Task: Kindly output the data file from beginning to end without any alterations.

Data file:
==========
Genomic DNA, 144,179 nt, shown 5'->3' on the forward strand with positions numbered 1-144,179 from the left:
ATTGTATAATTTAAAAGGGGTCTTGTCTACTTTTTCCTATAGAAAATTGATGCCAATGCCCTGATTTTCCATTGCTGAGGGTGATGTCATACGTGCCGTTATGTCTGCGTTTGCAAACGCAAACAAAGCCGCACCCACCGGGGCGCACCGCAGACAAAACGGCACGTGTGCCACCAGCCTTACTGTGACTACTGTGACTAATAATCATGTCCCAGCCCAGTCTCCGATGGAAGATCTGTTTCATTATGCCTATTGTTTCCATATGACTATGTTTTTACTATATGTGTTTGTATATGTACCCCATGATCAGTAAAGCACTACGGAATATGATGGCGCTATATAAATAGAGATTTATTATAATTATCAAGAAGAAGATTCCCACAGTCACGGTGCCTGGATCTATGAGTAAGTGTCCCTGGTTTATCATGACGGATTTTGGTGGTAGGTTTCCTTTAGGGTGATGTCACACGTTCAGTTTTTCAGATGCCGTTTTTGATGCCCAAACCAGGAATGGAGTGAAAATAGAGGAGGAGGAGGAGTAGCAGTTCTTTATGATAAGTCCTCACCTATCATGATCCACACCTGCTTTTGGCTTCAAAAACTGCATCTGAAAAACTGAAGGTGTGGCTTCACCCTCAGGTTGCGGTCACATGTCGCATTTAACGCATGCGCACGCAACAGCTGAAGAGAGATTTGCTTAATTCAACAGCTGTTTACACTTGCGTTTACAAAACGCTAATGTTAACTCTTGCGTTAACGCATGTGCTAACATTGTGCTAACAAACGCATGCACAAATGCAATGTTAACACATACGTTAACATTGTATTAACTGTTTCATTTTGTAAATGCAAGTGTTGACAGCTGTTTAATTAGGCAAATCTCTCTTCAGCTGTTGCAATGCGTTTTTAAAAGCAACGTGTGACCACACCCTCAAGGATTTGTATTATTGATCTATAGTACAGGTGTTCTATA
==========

Genomic DNA, 144,179 nt, shown 5'->3' on the forward strand with positions numbered 1-144,179 from the left:
ATTGTATAATTTAAAAGGGGTCTTGTCTACTTTTTCCTATAGAAAATTGATGCCAATGCCCTGATTTTCCATTGCTGAGGGTGATGTCATACGTGCCGTTATGTCTGCGTTTGCAAACGCAAACAAAGCCGCACCCACCGGGGCGCACCGCAGACAAAACGGCACGTGTGCCACCAGCCTTACTGTGACTACTGTGACTAATAATCATGTCCCAGCCCAGTCTCCGATGGAAGATCTGTTTCATTATGCCTATTGTTTCCATATGACTATGTTTTTACTATATGTGTTTGTATATGTACCCCATGATCAGTAAAGCACTACGGAATATGATGGCGCTATATAAATAGAGATTTATTATAATTATCAAGAAGAAGATTCCCACAGTCACGGTGCCTGGATCTATGAGTAAGTGTCCCTGGTTTATCATGACGGATTTTGGTGGTAGGTTTCCTTTAGGGTGATGTCACACGTTCAGTTTTTCAGATGCCGTTTTTGATGCCCAAACCAGGAATGGAGTGAAAATAGAGGAGGAGGAGGAGTAGCAGTTCTTTATGATAAGTCCTCACCTATCATGATCCACACCTGCTTTTGGCTTCAAAAACTGCATCTGAAAAACTGAAGGTGTGGCTTCACCCTCAGGTTGCGGTCACATGTCGCATTTAACGCATGCGCACGCAACAGCTGAAGAGAGATTTGCTTAATTCAACAGCTGTTTACACTTGCGTTTACAAAACGCTAATGTTAACTCTTGCGTTAACGCATGTGCTAACATTGTGCTAACAAACGCATGCACAAATGCAATGTTAACACATACGTTAACATTGTATTAACTGTTTCATTTTGTAAATGCAAGTGTTGACAGCTGTTTAATTAGGCAAATCTCTCTTCAGCTGTTGCAATGCGTTTTTAAAAGCAACGTGTGACCACACCCTCAAGGATTTGTATTATTGATCTATAGTACAGGTGTTCTATA